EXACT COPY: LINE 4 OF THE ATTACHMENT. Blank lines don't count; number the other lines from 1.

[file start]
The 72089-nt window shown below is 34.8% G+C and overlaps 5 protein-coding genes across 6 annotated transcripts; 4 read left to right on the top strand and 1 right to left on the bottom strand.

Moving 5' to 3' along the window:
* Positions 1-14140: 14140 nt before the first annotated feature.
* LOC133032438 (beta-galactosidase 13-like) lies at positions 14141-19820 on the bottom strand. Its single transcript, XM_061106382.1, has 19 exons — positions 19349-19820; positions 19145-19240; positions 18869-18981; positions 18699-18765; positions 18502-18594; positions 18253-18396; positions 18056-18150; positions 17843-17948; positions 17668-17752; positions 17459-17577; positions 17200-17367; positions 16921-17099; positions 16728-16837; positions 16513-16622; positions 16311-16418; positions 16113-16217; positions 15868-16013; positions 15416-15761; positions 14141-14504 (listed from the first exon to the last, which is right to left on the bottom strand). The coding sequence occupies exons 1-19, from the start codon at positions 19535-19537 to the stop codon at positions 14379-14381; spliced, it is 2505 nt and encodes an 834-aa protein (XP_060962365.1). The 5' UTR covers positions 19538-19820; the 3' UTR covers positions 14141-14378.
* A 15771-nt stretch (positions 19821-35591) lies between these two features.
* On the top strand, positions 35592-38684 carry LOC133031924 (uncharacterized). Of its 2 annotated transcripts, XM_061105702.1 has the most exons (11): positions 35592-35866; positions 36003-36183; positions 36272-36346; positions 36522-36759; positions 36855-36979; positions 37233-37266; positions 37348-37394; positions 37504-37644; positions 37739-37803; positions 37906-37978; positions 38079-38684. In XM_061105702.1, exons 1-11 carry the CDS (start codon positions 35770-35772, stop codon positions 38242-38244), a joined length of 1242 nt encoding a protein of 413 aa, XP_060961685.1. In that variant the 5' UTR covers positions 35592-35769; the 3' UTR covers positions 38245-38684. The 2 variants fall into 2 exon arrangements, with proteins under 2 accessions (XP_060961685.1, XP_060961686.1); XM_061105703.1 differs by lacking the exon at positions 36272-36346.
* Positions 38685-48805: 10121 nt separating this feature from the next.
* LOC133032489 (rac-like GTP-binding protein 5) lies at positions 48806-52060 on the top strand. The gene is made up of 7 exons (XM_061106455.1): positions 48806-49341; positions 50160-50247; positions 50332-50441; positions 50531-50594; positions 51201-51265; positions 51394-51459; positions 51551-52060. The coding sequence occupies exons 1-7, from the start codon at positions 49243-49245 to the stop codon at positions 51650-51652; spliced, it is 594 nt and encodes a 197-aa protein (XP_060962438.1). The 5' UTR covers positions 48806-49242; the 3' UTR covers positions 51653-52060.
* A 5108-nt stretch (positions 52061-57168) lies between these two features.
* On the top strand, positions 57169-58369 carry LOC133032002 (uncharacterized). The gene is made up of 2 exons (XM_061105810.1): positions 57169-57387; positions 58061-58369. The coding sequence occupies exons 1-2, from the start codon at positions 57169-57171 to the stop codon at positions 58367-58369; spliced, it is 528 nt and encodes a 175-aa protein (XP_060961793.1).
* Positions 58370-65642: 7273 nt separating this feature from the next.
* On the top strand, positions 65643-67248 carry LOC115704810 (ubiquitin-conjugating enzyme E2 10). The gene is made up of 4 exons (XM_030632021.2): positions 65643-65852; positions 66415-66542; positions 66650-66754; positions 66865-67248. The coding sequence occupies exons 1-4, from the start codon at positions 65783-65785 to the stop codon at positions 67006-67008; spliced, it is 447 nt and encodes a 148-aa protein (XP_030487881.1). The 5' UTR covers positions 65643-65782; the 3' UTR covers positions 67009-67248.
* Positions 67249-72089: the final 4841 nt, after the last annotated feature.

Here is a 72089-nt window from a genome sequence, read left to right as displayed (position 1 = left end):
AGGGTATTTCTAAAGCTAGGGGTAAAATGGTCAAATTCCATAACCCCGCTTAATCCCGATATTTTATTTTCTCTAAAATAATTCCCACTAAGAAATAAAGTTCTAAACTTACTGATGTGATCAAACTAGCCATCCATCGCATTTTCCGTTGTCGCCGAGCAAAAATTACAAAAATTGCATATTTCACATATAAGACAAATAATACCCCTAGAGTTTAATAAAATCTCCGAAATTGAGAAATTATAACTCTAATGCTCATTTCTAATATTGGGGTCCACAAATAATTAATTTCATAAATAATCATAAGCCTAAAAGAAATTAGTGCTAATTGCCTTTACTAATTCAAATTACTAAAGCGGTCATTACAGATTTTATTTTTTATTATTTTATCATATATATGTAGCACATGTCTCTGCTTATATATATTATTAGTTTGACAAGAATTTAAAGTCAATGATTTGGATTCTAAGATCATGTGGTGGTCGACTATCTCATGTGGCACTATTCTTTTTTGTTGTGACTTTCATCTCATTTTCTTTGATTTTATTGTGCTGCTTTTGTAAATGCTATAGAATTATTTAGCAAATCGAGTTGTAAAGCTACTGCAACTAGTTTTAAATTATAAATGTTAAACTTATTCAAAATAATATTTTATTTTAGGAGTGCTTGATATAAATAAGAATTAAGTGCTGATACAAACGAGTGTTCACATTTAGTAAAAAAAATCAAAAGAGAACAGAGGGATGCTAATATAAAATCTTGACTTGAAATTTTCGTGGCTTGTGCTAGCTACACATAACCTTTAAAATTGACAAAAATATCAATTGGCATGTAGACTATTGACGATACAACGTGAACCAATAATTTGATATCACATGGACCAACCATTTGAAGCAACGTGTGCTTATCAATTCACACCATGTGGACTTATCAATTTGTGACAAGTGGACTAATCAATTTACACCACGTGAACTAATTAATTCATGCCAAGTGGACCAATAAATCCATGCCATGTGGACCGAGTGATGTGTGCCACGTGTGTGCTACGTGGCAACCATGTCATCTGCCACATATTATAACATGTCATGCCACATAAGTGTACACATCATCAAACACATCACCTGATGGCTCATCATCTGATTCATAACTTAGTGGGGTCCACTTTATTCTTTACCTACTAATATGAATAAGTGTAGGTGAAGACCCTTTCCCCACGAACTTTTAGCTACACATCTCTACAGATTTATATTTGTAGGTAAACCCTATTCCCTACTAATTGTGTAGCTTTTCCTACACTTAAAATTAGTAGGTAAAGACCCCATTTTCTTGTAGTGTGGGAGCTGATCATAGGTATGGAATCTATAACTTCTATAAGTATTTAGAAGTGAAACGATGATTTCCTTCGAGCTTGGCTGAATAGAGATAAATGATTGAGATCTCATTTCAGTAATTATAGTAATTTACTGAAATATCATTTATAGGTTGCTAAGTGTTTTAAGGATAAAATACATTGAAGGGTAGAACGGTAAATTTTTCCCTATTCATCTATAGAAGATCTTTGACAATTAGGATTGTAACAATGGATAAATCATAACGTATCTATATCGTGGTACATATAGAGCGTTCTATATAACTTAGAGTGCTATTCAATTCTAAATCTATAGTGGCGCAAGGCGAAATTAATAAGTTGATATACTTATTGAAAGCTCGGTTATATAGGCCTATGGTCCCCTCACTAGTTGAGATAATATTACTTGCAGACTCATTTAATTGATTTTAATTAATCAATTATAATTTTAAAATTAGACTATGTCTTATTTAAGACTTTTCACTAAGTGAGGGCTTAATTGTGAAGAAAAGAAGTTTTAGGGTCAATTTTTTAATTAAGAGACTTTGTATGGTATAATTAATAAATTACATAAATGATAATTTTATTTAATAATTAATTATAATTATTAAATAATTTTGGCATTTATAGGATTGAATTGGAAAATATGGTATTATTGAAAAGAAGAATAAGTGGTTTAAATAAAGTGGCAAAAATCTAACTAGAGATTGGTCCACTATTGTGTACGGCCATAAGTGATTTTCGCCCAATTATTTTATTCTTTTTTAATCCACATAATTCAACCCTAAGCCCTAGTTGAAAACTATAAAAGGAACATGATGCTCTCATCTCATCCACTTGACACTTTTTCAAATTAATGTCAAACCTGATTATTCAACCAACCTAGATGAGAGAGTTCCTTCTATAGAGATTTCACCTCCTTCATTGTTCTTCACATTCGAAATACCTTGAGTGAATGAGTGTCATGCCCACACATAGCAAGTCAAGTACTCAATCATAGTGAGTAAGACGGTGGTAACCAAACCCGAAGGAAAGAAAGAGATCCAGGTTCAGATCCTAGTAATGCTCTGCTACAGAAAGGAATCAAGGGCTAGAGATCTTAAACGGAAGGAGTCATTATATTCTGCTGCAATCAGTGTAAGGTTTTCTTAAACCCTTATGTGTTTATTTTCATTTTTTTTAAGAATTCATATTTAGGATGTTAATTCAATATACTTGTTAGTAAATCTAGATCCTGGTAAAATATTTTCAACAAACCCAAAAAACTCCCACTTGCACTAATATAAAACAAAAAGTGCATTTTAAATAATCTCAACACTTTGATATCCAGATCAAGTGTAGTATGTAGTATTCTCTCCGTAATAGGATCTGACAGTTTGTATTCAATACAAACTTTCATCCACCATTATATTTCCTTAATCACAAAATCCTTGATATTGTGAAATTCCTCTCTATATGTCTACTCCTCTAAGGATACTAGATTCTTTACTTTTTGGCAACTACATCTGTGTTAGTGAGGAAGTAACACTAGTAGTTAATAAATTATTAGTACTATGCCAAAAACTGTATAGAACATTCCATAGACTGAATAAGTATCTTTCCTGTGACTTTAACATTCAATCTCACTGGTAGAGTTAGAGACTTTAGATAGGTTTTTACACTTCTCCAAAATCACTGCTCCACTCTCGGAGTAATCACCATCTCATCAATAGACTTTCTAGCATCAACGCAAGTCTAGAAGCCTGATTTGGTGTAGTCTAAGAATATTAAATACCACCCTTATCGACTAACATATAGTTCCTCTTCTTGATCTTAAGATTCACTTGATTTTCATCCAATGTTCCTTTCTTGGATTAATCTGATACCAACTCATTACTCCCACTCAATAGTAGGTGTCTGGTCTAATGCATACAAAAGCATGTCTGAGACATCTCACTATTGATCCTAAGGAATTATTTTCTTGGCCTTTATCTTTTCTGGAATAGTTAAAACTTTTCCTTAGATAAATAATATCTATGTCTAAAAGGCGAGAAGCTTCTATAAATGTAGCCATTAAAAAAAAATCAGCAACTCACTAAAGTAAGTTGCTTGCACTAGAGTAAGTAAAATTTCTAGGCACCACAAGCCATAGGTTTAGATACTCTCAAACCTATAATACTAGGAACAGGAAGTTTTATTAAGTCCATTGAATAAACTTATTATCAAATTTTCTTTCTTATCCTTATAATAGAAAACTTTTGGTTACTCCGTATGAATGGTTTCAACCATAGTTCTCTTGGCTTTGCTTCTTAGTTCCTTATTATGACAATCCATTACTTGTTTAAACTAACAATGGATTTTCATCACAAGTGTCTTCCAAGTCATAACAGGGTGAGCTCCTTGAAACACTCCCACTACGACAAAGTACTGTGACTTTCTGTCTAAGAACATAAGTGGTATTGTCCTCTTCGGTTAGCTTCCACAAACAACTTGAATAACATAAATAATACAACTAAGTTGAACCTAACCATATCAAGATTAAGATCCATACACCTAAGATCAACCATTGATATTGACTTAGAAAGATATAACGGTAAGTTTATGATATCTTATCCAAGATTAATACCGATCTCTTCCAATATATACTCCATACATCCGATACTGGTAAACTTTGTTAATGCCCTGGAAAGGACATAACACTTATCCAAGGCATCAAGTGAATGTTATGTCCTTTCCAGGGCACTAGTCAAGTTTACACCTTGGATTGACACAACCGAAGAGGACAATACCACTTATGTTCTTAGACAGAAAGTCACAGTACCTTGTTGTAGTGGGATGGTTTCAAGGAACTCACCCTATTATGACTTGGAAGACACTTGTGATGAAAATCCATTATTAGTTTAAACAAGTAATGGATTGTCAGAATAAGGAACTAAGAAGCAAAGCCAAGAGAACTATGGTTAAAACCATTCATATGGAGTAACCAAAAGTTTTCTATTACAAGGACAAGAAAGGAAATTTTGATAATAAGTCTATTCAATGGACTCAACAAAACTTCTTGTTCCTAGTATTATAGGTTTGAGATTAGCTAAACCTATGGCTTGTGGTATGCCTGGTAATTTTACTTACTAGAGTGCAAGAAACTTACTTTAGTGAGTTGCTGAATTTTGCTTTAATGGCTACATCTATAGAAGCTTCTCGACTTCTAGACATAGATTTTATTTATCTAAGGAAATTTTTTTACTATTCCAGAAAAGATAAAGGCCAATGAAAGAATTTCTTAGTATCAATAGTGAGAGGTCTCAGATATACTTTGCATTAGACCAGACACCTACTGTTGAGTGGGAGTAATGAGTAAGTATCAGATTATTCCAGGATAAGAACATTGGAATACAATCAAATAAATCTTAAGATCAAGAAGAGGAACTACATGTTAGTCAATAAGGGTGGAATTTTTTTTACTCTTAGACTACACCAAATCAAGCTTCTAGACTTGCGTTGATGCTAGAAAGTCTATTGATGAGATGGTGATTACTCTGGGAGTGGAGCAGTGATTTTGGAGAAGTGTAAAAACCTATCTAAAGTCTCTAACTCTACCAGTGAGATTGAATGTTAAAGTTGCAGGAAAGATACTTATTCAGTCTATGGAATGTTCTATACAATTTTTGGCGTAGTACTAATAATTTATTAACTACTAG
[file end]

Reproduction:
* LOC133032438 (beta-galactosidase 13-like) lies at positions 14141-19820 on the bottom strand. Its single transcript, XM_061106382.1, has 19 exons — positions 19349-19820; positions 19145-19240; positions 18869-18981; positions 18699-18765; positions 18502-18594; positions 18253-18396; positions 18056-18150; positions 17843-17948; positions 17668-17752; positions 17459-17577; positions 17200-17367; positions 16921-17099; positions 16728-16837; positions 16513-16622; positions 16311-16418; positions 16113-16217; positions 15868-16013; positions 15416-15761; positions 14141-14504 (listed from the first exon to the last, which is right to left on the bottom strand). The coding sequence occupies exons 1-19, from the start codon at positions 19535-19537 to the stop codon at positions 14379-14381; spliced, it is 2505 nt and encodes an 834-aa protein (XP_060962365.1). The 5' UTR covers positions 19538-19820; the 3' UTR covers positions 14141-14378.